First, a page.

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variance
4/02/2010 8:10pm,
I'm looking for a physical therapist to mainly help with severe pronation and on my right foot which has affected my posture and shoulder/hip coordination as well help me get back to proper body mechanics/muscle memory as well help me with targeted stretches to stretching my over-developed calve muscles. the one on my right is super tight.


I've already seen a podiatric surgeon who's given me some inserts to put in my normal shoes. and going to evaluate me again in a few months. If I can correct the bad habits to reverse the degradation of tendons that would occur over next 5 or 10 years. I can avoid surgery.

The same when I went to GP. got x-rays and MRIs on my shoulder and apparently my sometimes clumsyness, overdominance on one side and my shoulder falling out all come down to severe pronation (flexible flat foot) on my right side.

so far over last 4 or 5 months paid alot of attention to my posture when i drive, stand, walk, sit, use the computer. but wish I could target the specific muscles or motions to get them trained faster.

so I'm wondering if any of ya'all with injuries similar or otherwise had recommandations or tips?

what kind of PT should I be looking for or will any do?
are there specialities or something.

jwinch2
4/02/2010 8:52pm,
http://www.evidenceinmotion.com/

I recommend seeking someone involved with this group or who does continuing education with them. Much of physical therapy is quackery but there are some who go out of their way to use research derived interventions and practice. The field as a whole is getting better but there are a still a ton of crappy PT's out there who have no clue as to the evidence behind what they are dealing with.

Good luck, I hope that helps.

kenikim
4/02/2010 9:39pm,
http://www.evidenceinmotion.com/

Much of physical therapy is quackery........

i totally agree with this. finding a good therapist is a big hit and miss, with a lot more misses than hits. it's dang right impossible to find one who is capable, knowledgeable, and passionate about what they do.

Gypsy Jazz
4/04/2010 6:19pm,
I'm surprised at the PT hate/dislike. Maybe I've been exceptionally lucky, but even in my experience of being in PT at least 5 times, I've only had one person who wasn't very good. Even so what they did was somewhat helpful.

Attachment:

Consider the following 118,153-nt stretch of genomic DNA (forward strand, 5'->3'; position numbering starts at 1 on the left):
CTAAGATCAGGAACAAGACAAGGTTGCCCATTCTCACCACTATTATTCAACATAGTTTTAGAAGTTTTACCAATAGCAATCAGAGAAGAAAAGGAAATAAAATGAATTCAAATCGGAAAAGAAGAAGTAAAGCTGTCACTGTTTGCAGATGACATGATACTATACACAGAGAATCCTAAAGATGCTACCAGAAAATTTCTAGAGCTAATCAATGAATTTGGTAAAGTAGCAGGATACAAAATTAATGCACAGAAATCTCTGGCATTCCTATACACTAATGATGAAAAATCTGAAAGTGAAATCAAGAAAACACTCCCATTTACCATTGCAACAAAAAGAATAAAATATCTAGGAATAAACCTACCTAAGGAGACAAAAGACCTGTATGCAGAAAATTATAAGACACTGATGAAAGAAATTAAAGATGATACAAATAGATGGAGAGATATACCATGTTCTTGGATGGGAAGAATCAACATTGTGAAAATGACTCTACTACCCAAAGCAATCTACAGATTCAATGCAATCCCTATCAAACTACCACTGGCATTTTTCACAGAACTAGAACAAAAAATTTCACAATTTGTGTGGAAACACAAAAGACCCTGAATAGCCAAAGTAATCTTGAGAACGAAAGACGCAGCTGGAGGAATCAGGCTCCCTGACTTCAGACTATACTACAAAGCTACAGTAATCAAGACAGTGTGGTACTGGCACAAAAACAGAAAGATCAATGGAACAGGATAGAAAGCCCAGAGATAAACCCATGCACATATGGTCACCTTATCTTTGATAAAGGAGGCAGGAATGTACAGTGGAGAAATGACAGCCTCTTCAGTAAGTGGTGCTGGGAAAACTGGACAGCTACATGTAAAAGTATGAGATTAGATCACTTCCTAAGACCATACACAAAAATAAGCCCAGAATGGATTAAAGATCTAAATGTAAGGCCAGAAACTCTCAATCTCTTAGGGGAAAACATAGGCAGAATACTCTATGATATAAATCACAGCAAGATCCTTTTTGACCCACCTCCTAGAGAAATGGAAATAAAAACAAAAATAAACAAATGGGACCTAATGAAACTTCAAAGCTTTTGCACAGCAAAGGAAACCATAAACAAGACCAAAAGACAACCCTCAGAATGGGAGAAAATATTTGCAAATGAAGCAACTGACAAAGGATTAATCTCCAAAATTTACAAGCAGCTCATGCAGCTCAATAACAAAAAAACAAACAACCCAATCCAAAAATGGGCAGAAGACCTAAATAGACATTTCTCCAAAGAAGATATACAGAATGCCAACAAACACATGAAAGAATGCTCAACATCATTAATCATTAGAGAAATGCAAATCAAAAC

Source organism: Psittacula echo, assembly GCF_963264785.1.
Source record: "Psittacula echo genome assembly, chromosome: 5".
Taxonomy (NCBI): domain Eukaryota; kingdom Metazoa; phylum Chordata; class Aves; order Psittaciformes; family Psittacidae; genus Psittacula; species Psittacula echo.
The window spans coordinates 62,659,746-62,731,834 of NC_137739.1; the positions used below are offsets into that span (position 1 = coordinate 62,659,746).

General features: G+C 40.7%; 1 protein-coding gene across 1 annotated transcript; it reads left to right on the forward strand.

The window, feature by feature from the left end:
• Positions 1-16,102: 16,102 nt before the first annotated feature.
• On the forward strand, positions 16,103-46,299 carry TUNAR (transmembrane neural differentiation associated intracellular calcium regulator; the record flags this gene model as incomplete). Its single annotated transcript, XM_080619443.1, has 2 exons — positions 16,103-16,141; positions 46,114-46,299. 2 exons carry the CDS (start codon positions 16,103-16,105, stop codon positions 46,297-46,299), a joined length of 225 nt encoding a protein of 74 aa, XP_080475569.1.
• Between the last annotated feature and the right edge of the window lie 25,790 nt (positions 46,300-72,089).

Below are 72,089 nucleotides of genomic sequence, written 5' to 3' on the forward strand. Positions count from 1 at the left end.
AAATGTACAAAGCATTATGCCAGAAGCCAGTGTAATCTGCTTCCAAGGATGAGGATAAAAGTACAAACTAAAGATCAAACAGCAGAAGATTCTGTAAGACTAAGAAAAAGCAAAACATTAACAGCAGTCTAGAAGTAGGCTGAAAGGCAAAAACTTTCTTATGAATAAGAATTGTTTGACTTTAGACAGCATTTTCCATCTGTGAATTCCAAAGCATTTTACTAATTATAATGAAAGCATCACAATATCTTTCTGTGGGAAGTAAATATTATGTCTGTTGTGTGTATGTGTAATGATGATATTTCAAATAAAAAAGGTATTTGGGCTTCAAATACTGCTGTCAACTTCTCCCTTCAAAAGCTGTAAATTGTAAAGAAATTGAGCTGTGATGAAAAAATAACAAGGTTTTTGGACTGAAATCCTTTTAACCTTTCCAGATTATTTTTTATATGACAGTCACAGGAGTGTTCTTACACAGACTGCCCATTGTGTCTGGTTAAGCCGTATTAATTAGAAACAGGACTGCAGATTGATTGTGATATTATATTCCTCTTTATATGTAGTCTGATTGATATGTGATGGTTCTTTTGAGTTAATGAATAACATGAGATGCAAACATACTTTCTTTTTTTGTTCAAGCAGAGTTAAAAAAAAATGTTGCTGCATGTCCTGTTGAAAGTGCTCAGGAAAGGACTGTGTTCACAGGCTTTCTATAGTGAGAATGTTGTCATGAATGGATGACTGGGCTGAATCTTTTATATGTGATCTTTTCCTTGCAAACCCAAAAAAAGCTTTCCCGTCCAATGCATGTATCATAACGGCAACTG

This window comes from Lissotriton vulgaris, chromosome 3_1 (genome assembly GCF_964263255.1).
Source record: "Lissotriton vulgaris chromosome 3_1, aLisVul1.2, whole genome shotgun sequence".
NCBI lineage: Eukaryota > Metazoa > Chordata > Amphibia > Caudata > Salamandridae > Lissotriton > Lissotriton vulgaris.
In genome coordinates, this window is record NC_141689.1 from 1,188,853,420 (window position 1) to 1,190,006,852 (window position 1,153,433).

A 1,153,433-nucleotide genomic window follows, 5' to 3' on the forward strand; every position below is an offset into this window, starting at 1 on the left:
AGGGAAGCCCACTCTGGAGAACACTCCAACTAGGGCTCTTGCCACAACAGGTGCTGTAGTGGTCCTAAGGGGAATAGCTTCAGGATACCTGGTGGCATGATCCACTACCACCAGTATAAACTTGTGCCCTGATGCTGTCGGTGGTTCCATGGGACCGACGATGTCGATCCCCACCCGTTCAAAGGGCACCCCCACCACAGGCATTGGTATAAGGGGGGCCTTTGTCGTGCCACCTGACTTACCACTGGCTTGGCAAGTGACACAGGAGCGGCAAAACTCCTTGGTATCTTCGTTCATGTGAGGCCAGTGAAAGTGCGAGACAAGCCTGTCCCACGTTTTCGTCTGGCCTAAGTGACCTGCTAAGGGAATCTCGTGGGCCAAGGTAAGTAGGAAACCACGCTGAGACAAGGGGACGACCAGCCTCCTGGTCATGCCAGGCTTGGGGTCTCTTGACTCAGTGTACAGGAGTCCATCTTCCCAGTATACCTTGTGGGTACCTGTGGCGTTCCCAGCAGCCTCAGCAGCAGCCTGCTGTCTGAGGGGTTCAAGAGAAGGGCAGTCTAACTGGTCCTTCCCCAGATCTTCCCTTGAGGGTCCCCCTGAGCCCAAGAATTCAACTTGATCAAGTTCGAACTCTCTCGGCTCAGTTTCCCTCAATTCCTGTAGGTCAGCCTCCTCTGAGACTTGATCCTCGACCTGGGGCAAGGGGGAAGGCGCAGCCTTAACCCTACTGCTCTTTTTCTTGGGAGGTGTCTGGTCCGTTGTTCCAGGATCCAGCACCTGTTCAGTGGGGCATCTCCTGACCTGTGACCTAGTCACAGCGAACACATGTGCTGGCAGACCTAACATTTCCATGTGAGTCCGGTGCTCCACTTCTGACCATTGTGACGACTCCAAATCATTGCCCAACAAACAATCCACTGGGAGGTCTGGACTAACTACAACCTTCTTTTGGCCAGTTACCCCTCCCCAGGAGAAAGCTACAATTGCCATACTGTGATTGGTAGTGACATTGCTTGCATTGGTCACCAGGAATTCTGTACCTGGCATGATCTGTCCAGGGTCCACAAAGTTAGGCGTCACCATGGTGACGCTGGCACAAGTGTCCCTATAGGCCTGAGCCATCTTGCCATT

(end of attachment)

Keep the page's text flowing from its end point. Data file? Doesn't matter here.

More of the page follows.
I think one of the biggest issues is how you want to approach things. I've had someone too gentle for my tastes in terms of their approach of very slowly and cautiously ramping things up, and someone else who took a very agressive approach of constantly increasing weight/reps almost every session. I liked the latter approach way better, and found my results to be better as a consequence.

Call and ask if they specialize in anything before mentioning your problem issue, and see if you fall into that area. It's possible if your problems are far more every day that occupational therapy might be the way to go. Talk to a doctor you trust about this option.

Res Judicata
4/04/2010 11:22pm,
Ask your doctor. They usually know who the good ones are. My fiancée is a PT and that's what I've learned from her.

Sikaranista
4/15/2010 9:30pm,
Asking your doctor is a good start but that is not even a guarantee that you will find someone that can rehab your issue. I was in PT for months with back issues. It was a bloody waste of time, my back only got worse. The pain got to the point where my arranged for me to consult with an ortho-spine surgeon to discuss surgical options. I ended begging my chiro for an alternative, which is why I wore (and still wear) a weight vest a few days a week.

I don't hate PTs, nor am I trying to say that chiros pwn PTs. What I learned from this is that the most important thing you can do is put the effort in to actively, constantly, and aggressively manage your own rehab....whatever that rehab will be. Ask if they have treated the condition before. If they have, ask how they treated it and what were the results. Ask about the patients that had the same issues and didn't get better. Get hard numbers. How many patients have they treated successfully? How do they determine success? When the patient says they are at 100%, or when the insurance runs out?

If you do not feel you are getting the right rehab, look for and demand better. Do not take "it will get better soon" as an answer for not seeing improvement.